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Peter Dumont Vroom

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Peter Dumont Vroom

Peter Dumont Vroom
9th Governor of New Jersey
In office
November 6, 1829 – October 26, 1832
Preceded by Isaac Halstead Williamson
Succeeded by Samuel L. Southard
In office
October 25, 1833 – October 28, 1836
Preceded by Elias P. Seeley
Succeeded by Philemon Dickerson
Member of the U.S. House of Representatives
from New Jersey's At-large district
In office
March 4, 1839 – March 3, 1841
Preceded by Thomas J. Yorke
Succeeded by Thomas J. Yorke
Personal details
Born (1791-12-12)December 12, 1791
Hillsborough Township, New Jersey
Died November 18, 1873(1873-11-18) (aged 81)
Trenton, New Jersey
Political party Democratic
Religion Dutch Reformed

Peter Dumont Vroom (December 12, 1791 – November 18, 1873), an American Democratic Party politician, served as the ninth Governor of New Jersey (serving two terms in office; from 1829–1832 and 1833–1836) and as a member of the United States House of Representatives for a single term, from 1839–1841.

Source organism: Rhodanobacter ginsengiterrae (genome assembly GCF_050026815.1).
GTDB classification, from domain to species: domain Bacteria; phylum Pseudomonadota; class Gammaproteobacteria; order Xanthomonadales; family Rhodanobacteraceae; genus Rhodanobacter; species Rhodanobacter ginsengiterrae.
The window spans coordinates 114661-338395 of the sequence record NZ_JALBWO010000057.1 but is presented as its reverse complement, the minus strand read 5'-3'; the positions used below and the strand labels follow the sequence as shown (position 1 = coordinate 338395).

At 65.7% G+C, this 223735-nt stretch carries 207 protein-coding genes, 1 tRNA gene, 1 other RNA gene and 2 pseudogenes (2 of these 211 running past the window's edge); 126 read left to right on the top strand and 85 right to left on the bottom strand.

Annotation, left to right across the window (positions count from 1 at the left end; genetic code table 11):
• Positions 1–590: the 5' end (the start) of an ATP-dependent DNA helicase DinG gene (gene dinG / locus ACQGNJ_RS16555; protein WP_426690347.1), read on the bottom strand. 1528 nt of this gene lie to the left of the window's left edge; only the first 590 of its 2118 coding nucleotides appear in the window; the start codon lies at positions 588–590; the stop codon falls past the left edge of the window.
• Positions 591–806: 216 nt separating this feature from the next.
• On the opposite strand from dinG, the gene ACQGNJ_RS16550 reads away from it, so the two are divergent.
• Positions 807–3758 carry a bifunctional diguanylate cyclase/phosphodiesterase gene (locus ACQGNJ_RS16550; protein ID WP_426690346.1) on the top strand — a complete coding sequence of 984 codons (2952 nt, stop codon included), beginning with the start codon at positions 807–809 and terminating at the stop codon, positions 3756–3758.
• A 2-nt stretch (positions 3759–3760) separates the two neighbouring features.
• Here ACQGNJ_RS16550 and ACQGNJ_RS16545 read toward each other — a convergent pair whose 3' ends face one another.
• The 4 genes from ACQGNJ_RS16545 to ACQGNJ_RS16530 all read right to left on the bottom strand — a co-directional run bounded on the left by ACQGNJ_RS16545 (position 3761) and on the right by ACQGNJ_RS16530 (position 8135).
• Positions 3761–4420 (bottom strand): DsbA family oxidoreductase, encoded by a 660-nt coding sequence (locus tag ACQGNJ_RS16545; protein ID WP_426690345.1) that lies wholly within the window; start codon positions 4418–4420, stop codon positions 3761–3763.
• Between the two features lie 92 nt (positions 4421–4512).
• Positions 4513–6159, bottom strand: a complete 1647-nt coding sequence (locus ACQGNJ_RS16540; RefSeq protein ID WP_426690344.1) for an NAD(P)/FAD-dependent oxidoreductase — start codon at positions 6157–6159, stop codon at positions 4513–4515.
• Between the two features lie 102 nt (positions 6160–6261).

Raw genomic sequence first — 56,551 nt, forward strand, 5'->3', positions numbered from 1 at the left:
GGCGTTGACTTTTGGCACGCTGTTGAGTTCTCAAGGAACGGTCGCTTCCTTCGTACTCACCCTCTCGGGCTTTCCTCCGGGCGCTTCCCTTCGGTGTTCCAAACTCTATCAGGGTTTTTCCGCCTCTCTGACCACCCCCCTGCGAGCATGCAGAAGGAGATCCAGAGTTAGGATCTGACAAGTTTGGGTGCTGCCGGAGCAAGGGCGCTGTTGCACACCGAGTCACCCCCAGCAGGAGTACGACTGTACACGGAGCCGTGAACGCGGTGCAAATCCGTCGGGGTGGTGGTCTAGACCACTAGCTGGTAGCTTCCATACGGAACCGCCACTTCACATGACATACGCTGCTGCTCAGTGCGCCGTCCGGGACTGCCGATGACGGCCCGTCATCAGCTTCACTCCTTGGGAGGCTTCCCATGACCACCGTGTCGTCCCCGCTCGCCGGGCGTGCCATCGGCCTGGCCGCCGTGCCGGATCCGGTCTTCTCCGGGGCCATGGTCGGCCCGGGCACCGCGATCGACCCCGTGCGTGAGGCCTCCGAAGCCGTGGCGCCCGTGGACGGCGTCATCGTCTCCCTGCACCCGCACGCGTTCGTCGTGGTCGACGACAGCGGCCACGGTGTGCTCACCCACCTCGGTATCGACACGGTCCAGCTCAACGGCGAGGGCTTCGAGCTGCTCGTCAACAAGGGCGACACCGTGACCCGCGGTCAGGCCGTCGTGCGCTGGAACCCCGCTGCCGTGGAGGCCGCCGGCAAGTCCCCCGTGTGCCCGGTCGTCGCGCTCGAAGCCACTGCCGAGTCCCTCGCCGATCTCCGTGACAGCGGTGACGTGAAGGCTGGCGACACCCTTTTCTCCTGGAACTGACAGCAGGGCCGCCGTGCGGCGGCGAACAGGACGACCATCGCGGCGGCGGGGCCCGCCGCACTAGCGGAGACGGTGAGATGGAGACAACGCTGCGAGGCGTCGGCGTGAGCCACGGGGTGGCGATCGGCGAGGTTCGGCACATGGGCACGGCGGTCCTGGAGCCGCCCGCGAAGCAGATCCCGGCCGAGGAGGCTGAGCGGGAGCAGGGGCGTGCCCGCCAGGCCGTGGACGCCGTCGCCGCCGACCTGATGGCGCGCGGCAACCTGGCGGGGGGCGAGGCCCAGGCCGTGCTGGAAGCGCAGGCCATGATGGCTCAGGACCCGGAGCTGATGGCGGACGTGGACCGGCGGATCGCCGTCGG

He was born in Hillsborough Township, New Jersey the son of Col. Peter Dumont Vroom (1745-1831) who represented Somerset County as an Assemblyman (1790–91, 1794–96, and 1811–13) and in the Legislative Council from 1798 to 1804 as a Federalist. The younger Vroom graduated from Columbia College, New York in 1808. After studying law at Somerville Academy he was admitted to the bar in 1813.

Vroom was a member of the New Jersey General Assembly from 1826 to 1829. He then served as governor of New Jersey from 1829 to 1832 and 1833 to 1836. As governor, Vroom supported the establishment of the Camden and Amboy Railroad and the Delaware and Raritan Canal.

In 1838, Vroom was one of five Democratic candidates for Congress to become involved in the Broad Seal War controversy. Disputed election results caused the U.S. House of Representatives to challenge the Whig candidates certified by Governor William Pennington. After a lengthy fight, Vroom and the four other Democrats were seated in place of the Whigs. Vroom lost his bid for reelection in 1840.

He then served as

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